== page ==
#86: Singapore Marathon Event

#86: Singapore Marathon Event

The Singapore Marathon was my last and 10th marathon for 2019…and to get this out of the way – yes I flew from the UK to Singapore on a commercial airline that is supposed to be more “environmentally friendly” – what ever that means (have already written a post on what airlines are trying to do). Yes since trying to get events to reduce waste, I have met both journalist and participants who will pointedly tell me if I fly I am a hypocrite. After having cycled from the UK to Geneva via Trieste, went vegetarian and produced very little waste, a reporter asked me if I ever visited my family in Singapore….. I responded with a disappointed yes. Disappointed because I knew where this reporter was coming from. Of course I allowed him to confirm that I flew to Singapore and let him judge me with his superficial glasses. I voluntarily help events move towards waste reduction for resource conservation. Tell me what you are doing…

So I returned to Singapore to continue leading an initiative that started in 2017, to bring awareness of environmental actions that over 50 thousand participants, volunteers, vendors, sponsors, spectators and organisers could easily blend in as part of their living actions to reduce their environmental impact. Alternatively I could have said “screw it” especially when there were obstacles to move forward from all parties. But with the same determination that saw me cycle 2,500 miles to participate in 2 running events this year, it was important to stay focused on our planet and to continue the ground up movement + zero waste education in a society that can change quicker than other societies in our world. After all we are Clean Green Singapore. It’s time to have a Clean Green Marathon.

In 2018, Singapore declared the year of climate change and in 2019 the year for zero waste. The education is fragmented with many thinking its just about the plastic straws or the plastic bag. Zero waste goes beyond the single use plastic….. it is about the reduction of fast fashion & single-use anything to improve our environment and conserve resources for our future generations.

Thank you Skye and her boys for creating amazing signs for this event

Large sporting events are an example of needless ostentatious waste with resources going in to produce thousands of stuff for the sake of stuff and to pamper to our feelings of entitlement. A shake up is required – just like when you pack a bag for holiday that becomes bloated with stuff, it becomes necessary to evaluate what is necessary and what is a “nice to have”. Large mass sporting events like the Singapore Marathon need to do the same.

Trash talk with other runners

So why join a sporting event in the first place? Sporting events help improve self worth and confidence. Joining an event helps a person complete a distant that non-runners would exclaim in disbelief “why run a marathon? Siao ah!” (Siao=Crazy). Aiming for that event becomes a journey in self actualization, redefining one’s own abilities & what one thought was a limitation. Speaking for myself, the marathon and ultra marathons have taught me perseverance and certainly helps me when am feeling overwhelmed in work and life. The personal best time (PB) is really only a part of that journey which has far too much emphasis by too many who declare themselves as serious runners, but will have the same medal as me. Guess I could boast about my PB on my epitaph…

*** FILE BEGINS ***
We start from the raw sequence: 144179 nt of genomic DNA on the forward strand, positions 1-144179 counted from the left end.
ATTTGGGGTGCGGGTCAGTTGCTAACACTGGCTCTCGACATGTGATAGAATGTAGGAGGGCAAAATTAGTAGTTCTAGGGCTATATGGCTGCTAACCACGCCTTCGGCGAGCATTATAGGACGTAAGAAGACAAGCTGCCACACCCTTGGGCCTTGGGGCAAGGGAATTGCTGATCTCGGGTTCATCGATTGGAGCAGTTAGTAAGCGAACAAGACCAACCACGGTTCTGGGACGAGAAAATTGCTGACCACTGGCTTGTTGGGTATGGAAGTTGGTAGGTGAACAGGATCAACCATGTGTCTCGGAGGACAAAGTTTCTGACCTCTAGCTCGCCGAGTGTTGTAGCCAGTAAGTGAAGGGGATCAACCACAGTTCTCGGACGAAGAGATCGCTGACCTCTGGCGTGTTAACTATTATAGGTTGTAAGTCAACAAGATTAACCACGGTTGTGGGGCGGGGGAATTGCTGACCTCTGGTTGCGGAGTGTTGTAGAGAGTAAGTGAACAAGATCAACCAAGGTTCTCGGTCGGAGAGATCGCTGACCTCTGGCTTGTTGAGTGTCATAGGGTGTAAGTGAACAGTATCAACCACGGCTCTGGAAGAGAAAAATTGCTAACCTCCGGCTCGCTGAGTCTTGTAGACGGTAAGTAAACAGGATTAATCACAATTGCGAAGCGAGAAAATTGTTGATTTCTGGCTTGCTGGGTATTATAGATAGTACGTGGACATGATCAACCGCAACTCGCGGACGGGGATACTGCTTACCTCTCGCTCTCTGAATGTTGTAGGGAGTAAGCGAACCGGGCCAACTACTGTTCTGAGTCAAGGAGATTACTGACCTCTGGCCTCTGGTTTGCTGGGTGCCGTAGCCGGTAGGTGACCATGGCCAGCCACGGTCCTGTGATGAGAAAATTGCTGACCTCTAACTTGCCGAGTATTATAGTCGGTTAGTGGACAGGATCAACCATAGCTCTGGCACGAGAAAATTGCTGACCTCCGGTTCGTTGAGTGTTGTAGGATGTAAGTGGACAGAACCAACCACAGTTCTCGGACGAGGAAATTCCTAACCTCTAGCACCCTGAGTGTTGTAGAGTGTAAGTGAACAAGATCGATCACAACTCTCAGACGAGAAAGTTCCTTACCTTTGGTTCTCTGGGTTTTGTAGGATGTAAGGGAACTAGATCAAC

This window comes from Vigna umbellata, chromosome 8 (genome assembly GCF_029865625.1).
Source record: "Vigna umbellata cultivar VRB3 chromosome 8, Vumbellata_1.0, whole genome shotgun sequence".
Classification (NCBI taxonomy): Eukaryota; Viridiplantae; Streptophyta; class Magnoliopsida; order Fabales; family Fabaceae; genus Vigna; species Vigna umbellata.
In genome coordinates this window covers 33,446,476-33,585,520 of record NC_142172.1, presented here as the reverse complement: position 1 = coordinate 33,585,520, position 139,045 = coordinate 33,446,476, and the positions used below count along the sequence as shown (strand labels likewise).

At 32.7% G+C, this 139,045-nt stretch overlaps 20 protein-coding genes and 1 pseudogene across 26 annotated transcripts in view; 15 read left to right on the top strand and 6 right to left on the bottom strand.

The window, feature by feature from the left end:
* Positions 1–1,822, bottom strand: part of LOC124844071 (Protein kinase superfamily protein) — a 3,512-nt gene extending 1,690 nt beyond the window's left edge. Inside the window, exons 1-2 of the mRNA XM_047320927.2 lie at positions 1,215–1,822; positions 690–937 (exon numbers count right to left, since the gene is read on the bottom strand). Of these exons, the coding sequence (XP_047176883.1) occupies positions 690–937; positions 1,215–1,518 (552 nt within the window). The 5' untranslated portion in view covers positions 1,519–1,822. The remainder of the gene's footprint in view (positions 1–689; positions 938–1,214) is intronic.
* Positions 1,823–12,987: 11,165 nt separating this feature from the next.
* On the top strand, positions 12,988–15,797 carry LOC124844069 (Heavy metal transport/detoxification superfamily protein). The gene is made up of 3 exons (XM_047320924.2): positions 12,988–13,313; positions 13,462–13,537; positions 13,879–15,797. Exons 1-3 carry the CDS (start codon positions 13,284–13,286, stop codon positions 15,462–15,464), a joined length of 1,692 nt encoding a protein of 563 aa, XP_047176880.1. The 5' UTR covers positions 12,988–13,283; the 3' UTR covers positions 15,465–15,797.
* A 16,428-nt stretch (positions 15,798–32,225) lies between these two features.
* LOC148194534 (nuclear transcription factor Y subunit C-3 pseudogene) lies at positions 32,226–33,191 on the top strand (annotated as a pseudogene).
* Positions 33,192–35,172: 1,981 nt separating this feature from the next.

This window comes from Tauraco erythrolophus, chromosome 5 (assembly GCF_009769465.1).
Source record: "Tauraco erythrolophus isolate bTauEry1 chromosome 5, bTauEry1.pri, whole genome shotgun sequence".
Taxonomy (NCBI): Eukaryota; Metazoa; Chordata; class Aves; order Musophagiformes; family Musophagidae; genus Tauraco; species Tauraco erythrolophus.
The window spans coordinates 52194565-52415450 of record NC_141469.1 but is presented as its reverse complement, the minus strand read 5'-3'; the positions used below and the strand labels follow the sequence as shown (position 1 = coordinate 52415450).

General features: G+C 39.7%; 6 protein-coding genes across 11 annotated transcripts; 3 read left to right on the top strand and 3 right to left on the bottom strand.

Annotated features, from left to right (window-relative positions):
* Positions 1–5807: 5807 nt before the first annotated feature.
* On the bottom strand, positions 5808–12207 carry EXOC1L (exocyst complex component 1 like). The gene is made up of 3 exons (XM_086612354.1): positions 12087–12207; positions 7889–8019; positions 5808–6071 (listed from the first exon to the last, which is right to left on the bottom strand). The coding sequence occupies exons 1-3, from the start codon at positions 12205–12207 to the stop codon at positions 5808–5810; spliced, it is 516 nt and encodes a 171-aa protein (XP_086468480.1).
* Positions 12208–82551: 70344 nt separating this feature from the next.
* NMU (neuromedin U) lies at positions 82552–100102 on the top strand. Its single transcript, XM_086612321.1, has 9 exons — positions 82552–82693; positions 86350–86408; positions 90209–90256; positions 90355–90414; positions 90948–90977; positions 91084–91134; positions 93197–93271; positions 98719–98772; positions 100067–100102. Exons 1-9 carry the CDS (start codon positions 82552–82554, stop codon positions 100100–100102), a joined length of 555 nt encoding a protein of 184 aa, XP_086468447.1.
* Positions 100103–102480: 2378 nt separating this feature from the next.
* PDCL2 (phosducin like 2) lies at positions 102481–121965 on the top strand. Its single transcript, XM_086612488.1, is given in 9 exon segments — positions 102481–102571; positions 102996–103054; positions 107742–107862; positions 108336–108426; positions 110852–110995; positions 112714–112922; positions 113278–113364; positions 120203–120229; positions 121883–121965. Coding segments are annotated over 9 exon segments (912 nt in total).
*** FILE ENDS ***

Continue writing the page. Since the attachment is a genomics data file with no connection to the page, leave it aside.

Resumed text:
It is great to have a time awareness as part of that challenge, but in today’s environmental awaking, a great ambassador of the sport will demonstrate responsibilities to the well being of their fellow athletes and can help address environmental concerns.

Hence over 50 eco-warriors helped me to execute plans that had been developed in the months prior. Am thankful for their flexibility, readiness, and enthusiasm to inspire others to take action.

Runners and athletes came forward to speak about their experiences

Volunteers stood with me for 3.5 days at the expo to challenge and encourage runners to agree to “Bin Their Trash During the run” and to make a green pledge or suggest an action that all runners could take to create a more sustainable run. Green should be the norm at all sporting events.

Printatease came on board to sponsor 50 prints of a logo to remind runners to Bin their waste during the run.

Having requested to the green ambassadors that we all try to go low carbon over the 5 days of the event in what ever capacity we could, I cycled out and back to the expo, which equates to about 12-15km each way. Except on the 30th November when a bad night left me with migraine and had thrown up whatever I tried to eat. Would have been great to stay at home but my volunteers were at the expo engaging participants to create environmental awareness, so took a train. Was so happy to see Selina at the expo calling out to participants to create a clean green marathon event.

We gave the green ambassadors shifts, and despite completing their shift, they often stayed on to help prepare for the next stage every day. On Saturday 30th Nov, at 12pm (when the expo closed), six volunteers helped pack up and sent me in a “grab” car to transport the heavy bulky items over to the F1 pit. Selina volunteered to trolley the rest over to the F1 pit (about 1.5km away). Thank you again to Selina for her eco-consciousness. Next time we will trolley / carry all to the F1 pit as part of our bold actions.

At the athlete’s post event village, F&N and Veolia had created sign boards for us for the separation of the waste.

These needed to be moved into better positions and volunteers helped remove many of the general waste bins including 2 large containers that had been standardised in previous events. It was important to believe that most participants would do the right thing and be conscious enough to put their rubbish in the bin. Our assurance was 12 banners filled with green messages at the expo.